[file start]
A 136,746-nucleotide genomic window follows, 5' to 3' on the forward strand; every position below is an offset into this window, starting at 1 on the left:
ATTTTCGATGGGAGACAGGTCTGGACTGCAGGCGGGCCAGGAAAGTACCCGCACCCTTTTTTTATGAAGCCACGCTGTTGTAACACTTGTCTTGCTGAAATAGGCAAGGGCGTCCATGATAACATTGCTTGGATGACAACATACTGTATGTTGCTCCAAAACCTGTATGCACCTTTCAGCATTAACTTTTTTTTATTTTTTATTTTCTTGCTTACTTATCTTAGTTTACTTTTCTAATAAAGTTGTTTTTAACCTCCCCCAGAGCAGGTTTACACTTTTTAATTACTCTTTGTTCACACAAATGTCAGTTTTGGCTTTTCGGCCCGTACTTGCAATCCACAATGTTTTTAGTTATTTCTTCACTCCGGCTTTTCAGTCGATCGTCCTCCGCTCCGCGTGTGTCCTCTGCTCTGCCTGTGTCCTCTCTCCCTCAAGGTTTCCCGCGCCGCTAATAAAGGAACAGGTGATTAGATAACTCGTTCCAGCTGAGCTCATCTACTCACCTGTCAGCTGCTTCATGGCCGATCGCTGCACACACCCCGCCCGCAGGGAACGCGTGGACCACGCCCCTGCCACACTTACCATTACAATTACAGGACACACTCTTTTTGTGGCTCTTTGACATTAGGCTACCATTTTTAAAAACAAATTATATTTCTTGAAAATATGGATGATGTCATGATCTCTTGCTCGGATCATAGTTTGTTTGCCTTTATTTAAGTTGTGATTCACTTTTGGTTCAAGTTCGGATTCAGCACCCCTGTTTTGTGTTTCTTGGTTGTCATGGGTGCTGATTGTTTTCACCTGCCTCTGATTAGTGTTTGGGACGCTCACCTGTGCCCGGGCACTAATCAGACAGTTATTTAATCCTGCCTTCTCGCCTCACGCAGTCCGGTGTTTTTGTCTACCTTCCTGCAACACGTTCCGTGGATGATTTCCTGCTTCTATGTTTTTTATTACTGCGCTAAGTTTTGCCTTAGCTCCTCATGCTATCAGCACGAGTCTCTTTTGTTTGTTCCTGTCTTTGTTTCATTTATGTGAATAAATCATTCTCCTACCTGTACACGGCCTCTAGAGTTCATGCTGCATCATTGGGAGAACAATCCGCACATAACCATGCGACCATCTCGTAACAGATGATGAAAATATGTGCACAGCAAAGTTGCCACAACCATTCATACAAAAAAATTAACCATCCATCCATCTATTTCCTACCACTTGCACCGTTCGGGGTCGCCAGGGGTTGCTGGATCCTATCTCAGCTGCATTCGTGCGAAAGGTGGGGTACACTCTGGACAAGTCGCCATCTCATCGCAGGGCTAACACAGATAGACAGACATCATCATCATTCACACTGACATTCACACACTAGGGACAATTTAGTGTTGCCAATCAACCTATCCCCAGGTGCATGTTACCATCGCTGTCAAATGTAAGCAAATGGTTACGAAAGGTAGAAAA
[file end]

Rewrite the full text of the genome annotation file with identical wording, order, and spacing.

A 136,746-nucleotide genomic window follows, 5' to 3' on the forward strand; every position below is an offset into this window, starting at 1 on the left:
ATTTTCGATGGGAGACAGGTCTGGACTGCAGGCGGGCCAGGAAAGTACCCGCACCCTTTTTTTATGAAGCCACGCTGTTGTAACACTTGTCTTGCTGAAATAGGCAAGGGCGTCCATGATAACATTGCTTGGATGACAACATACTGTATGTTGCTCCAAAACCTGTATGCACCTTTCAGCATTAACTTTTTTTTATTTTTTATTTTCTTGCTTACTTATCTTAGTTTACTTTTCTAATAAAGTTGTTTTTAACCTCCCCCAGAGCAGGTTTACACTTTTTAATTACTCTTTGTTCACACAAATGTCAGTTTTGGCTTTTCGGCCCGTACTTGCAATCCACAATGTTTTTAGTTATTTCTTCACTCCGGCTTTTCAGTCGATCGTCCTCCGCTCCGCGTGTGTCCTCTGCTCTGCCTGTGTCCTCTCTCCCTCAAGGTTTCCCGCGCCGCTAATAAAGGAACAGGTGATTAGATAACTCGTTCCAGCTGAGCTCATCTACTCACCTGTCAGCTGCTTCATGGCCGATCGCTGCACACACCCCGCCCGCAGGGAACGCGTGGACCACGCCCCTGCCACACTTACCATTACAATTACAGGACACACTCTTTTTGTGGCTCTTTGACATTAGGCTACCATTTTTAAAAACAAATTATATTTCTTGAAAATATGGATGATGTCATGATCTCTTGCTCGGATCATAGTTTGTTTGCCTTTATTTAAGTTGTGATTCACTTTTGGTTCAAGTTCGGATTCAGCACCCCTGTTTTGTGTTTCTTGGTTGTCATGGGTGCTGATTGTTTTCACCTGCCTCTGATTAGTGTTTGGGACGCTCACCTGTGCCCGGGCACTAATCAGACAGTTATTTAATCCTGCCTTCTCGCCTCACGCAGTCCGGTGTTTTTGTCTACCTTCCTGCAACACGTTCCGTGGATGATTTCCTGCTTCTATGTTTTTTATTACTGCGCTAAGTTTTGCCTTAGCTCCTCATGCTATCAGCACGAGTCTCTTTTGTTTGTTCCTGTCTTTGTTTCATTTATGTGAATAAATCATTCTCCTACCTGTACACGGCCTCTAGAGTTCATGCTGCATCATTGGGAGAACAATCCGCACATAACCATGCGACCATCTCGTAACAGATGATGAAAATATGTGCACAGCAAAGTTGCCACAACCATTCATACAAAAAAATTAACCATCCATCCATCTATTTCCTACCACTTGCACCGTTCGGGGTCGCCAGGGGTTGCTGGATCCTATCTCAGCTGCATTCGTGCGAAAGGTGGGGTACACTCTGGACAAGTCGCCATCTCATCGCAGGGCTAACACAGATAGACAGACATCATCATCATTCACACTGACATTCACACACTAGGGACAATTTAGTGTTGCCAATCAACCTATCCCCAGGTGCATGTTACCATCGCTGTCAAATGTAAGCAAATGGTTACGAAAGGTAGAAAA